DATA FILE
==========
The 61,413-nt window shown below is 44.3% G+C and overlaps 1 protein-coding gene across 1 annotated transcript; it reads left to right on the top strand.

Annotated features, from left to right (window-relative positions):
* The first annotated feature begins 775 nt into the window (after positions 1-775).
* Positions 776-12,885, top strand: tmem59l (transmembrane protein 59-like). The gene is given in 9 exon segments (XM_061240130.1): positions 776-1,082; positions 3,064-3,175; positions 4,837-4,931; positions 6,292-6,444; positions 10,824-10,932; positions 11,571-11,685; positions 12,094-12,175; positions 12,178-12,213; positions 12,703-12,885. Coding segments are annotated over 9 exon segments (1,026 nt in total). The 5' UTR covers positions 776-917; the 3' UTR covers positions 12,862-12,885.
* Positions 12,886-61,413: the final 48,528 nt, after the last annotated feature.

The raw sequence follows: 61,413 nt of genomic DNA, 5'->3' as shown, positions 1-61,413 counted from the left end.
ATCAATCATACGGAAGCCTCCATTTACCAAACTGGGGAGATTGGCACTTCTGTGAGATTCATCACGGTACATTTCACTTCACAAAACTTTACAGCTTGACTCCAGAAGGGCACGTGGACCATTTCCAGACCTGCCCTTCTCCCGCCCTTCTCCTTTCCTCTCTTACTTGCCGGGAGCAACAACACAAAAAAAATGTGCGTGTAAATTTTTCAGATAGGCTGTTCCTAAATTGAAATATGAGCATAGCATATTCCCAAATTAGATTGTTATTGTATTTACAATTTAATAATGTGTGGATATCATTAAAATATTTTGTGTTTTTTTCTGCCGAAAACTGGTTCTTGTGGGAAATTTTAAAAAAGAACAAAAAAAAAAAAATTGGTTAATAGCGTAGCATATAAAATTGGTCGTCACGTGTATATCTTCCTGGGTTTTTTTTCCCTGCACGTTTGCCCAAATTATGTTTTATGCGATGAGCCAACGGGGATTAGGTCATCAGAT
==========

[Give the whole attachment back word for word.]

The 61,413-nt window shown below is 44.3% G+C and overlaps 1 protein-coding gene across 1 annotated transcript; it reads left to right on the top strand.

Annotated features, from left to right (window-relative positions):
* The first annotated feature begins 775 nt into the window (after positions 1-775).
* Positions 776-12,885, top strand: tmem59l (transmembrane protein 59-like). The gene is given in 9 exon segments (XM_061240130.1): positions 776-1,082; positions 3,064-3,175; positions 4,837-4,931; positions 6,292-6,444; positions 10,824-10,932; positions 11,571-11,685; positions 12,094-12,175; positions 12,178-12,213; positions 12,703-12,885. Coding segments are annotated over 9 exon segments (1,026 nt in total). The 5' UTR covers positions 776-917; the 3' UTR covers positions 12,862-12,885.
* Positions 12,886-61,413: the final 48,528 nt, after the last annotated feature.

The raw sequence follows: 61,413 nt of genomic DNA, 5'->3' as shown, positions 1-61,413 counted from the left end.
ATCAATCATACGGAAGCCTCCATTTACCAAACTGGGGAGATTGGCACTTCTGTGAGATTCATCACGGTACATTTCACTTCACAAAACTTTACAGCTTGACTCCAGAAGGGCACGTGGACCATTTCCAGACCTGCCCTTCTCCCGCCCTTCTCCTTTCCTCTCTTACTTGCCGGGAGCAACAACACAAAAAAAATGTGCGTGTAAATTTTTCAGATAGGCTGTTCCTAAATTGAAATATGAGCATAGCATATTCCCAAATTAGATTGTTATTGTATTTACAATTTAATAATGTGTGGATATCATTAAAATATTTTGTGTTTTTTTCTGCCGAAAACTGGTTCTTGTGGGAAATTTTAAAAAAGAACAAAAAAAAAAAAATTGGTTAATAGCGTAGCATATAAAATTGGTCGTCACGTGTATATCTTCCTGGGTTTTTTTTCCCTGCACGTTTGCCCAAATTATGTTTTATGCGATGAGCCAACGGGGATTAGGTCATCAGAT